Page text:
Boom Street

Boom Street

Boom Street may sound like explosive fun, but instead we're treated to a Monopoly inspired board game with characters from the Dragon Quest and Mario franchises.

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In Japan Itafaki Street, a Monopoly like game has been very successful over the since its initial release on Famicon back in 1991. Now the game hits Europe for the first time under the name Boom Street.

Boom Street resembles Monopoly in many ways. Players are placed on a board, and one after another they roll the dice and make their way around the board. The board in turn is divided into districts, and in different places you can acquire unowned property.

Boom Street

Other players are faced with a predetermined fee if they happen to land on your property, and players can invest money into the property in other to raise these fees. Landing on specific position can also result in bonuses that either grant you an advantage or put your opponents at a disadvantage. The objective is to reach a certain amount of wealth.

Boom Street adds an element not found in Monopoly with its stock system. You can buy and sell stocks in a district. The value of the stock is influenced by investments made in property in said district. It's a bit complex, but it is also something that adds a layer of depth, as you stand to make a lot of money if you dominate a district from a stock perspective.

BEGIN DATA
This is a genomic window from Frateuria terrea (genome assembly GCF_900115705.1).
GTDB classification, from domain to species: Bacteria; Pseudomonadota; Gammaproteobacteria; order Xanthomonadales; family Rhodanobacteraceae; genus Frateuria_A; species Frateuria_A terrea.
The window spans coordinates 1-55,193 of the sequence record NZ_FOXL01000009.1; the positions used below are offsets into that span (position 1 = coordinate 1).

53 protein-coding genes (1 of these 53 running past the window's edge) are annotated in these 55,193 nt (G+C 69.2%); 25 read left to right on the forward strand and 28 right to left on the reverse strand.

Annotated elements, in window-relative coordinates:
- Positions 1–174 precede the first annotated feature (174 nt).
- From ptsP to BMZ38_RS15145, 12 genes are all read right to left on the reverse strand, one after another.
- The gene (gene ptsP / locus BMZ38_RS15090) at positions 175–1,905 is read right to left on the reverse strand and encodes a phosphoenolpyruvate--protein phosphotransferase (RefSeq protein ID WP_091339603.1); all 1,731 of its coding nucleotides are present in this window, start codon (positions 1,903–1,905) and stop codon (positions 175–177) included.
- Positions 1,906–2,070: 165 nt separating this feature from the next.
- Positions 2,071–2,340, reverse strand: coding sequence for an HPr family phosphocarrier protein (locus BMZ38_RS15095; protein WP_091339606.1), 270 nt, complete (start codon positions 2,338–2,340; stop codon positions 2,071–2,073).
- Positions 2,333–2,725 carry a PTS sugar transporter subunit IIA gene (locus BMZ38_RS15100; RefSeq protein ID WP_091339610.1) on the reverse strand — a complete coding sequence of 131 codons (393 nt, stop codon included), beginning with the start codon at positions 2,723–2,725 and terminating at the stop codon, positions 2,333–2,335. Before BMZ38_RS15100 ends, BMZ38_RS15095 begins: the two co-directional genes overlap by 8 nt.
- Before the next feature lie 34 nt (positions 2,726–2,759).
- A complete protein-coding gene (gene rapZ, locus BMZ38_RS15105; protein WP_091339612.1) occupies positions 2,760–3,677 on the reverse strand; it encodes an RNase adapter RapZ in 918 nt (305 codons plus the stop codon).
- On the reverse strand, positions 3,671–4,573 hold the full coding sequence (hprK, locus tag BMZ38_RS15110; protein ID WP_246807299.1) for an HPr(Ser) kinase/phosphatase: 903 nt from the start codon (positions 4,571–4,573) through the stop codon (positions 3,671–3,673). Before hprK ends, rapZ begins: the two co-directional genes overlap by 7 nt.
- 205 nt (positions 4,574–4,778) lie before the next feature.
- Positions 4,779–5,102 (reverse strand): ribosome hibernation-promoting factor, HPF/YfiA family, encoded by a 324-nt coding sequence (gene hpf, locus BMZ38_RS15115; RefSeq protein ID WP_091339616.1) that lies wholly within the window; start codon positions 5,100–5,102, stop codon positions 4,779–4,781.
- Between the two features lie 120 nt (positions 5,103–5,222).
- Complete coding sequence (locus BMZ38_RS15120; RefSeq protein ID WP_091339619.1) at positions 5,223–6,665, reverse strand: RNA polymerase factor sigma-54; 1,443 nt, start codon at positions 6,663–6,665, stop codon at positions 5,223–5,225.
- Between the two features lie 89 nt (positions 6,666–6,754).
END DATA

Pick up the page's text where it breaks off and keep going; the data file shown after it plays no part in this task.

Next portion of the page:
Boom Street

Furthermore, you can make money from the investments made by opposing players by buying stocks in districts where they own property, and vice versa. The system allows for deeper strategy, something that may come as a bit surprising from a game that looks aimed at kids. And speaking of kids, Boom Street, can be played in a simplified version where the district and stock systems are left out.

Interestingly, Boom Street combines characters from both the Dragon Quest series and the Super Mario franchise. There are 13 selectable characters from each of the universes and you can also play with your Mii.

Boom Street

Boom Street is the most entertaining when it is played with a bunch of people with standard rules, but it is hard to find the motivation to play it alone. Competing against a computer opponent is simply no fun, and waiting for your turn is equally boring. Boom Street supports online play, but a lot of the excitement is lost when you're not sitting in the same room as those you play against. Boom Street is simply meant to be played with a group of people.

Boom Street seemed to come out of thin air, and it turned out to be a nice surprise. The simple yet deep gameplay mechanics are sure to get your competitive juices flowing even in the most calm and reserved gamer. If you've got a bunch of friends with some experience of Monopoly, then Boom Street is something you need to check out.

Boom Street
08 Gamereactor UK
8 / 10
Engaging, interesting district and stock system that creates variation, gets the competitive juices flowing.
Can get a little complex for the youngest, not much fun to play on your own.
overall score
is our network score. What's yours? The network score is the average of every country's score

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